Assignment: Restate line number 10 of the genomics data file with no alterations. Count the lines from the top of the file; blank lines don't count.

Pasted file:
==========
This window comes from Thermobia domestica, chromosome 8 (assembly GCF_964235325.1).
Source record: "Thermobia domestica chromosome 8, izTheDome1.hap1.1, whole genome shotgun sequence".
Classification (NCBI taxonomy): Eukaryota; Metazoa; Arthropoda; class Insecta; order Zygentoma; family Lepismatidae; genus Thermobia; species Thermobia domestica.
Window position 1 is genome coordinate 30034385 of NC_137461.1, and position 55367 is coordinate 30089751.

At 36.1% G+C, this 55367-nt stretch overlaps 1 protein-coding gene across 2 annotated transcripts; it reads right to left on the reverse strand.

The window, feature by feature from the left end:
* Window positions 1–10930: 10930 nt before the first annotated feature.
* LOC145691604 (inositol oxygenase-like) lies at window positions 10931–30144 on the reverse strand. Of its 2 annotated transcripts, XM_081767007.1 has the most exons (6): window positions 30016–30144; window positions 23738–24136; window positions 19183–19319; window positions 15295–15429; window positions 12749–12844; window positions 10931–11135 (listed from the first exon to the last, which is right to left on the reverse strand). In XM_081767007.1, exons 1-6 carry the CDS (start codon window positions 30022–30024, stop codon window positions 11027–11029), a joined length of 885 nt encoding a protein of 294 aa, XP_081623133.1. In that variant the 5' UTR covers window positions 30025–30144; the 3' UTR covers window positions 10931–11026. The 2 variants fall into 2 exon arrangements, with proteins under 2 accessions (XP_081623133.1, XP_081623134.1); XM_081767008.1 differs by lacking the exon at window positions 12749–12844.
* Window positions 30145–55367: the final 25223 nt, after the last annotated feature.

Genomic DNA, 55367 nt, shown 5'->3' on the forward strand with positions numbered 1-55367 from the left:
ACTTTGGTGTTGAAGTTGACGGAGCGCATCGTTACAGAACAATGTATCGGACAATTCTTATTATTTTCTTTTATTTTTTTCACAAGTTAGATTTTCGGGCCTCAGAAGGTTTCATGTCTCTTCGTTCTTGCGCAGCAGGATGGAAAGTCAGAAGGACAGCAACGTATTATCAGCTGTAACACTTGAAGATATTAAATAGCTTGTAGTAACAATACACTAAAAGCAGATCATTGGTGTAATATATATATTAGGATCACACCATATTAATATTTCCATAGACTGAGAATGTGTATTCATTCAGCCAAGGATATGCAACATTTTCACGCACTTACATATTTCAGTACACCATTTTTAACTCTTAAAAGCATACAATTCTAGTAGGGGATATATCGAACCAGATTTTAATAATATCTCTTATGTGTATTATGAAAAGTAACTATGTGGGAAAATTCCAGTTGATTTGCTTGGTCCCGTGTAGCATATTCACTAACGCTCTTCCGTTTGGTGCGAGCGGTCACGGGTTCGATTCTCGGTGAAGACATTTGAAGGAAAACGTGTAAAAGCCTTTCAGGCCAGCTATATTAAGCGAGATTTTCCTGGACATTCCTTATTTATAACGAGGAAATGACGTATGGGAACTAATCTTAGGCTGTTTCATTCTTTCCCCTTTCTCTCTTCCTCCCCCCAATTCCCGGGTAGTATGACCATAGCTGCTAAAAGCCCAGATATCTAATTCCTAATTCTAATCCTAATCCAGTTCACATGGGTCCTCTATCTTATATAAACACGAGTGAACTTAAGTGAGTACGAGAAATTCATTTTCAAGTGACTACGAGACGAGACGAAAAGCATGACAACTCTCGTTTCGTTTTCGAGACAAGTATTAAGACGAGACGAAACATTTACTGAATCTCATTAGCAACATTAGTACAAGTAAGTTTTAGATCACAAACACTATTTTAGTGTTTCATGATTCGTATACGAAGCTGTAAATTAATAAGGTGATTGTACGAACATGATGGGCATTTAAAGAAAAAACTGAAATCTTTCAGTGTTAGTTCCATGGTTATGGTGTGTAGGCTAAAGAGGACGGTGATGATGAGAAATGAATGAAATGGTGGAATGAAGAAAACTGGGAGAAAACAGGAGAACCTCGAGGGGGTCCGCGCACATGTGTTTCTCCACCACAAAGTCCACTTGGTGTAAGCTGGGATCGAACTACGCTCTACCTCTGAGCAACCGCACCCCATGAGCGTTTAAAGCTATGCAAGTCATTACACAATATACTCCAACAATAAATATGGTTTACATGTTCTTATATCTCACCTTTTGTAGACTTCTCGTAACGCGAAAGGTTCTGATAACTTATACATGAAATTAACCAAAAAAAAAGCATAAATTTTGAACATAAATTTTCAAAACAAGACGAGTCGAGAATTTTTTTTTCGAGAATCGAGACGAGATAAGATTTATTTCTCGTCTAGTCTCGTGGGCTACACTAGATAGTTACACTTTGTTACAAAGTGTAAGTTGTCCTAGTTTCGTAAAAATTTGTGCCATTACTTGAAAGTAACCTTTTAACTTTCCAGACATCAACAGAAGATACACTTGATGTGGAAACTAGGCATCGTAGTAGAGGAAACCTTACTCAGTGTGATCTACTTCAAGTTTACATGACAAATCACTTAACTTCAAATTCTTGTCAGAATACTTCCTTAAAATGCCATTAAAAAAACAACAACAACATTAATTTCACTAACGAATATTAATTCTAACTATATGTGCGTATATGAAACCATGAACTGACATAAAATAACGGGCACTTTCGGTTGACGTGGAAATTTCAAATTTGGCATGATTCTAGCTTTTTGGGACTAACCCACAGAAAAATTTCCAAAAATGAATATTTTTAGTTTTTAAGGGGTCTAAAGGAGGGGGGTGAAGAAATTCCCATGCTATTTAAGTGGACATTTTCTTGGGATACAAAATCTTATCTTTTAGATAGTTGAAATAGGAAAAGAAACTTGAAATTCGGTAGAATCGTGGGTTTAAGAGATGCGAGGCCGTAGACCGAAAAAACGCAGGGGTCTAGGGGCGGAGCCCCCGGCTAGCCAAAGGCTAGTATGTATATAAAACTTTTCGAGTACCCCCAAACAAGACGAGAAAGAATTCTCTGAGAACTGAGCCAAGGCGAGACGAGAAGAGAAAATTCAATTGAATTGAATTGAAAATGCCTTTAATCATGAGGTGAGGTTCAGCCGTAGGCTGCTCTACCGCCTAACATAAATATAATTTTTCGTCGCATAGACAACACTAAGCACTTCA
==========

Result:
Genomic DNA, 55367 nt, shown 5'->3' on the forward strand with positions numbered 1-55367 from the left: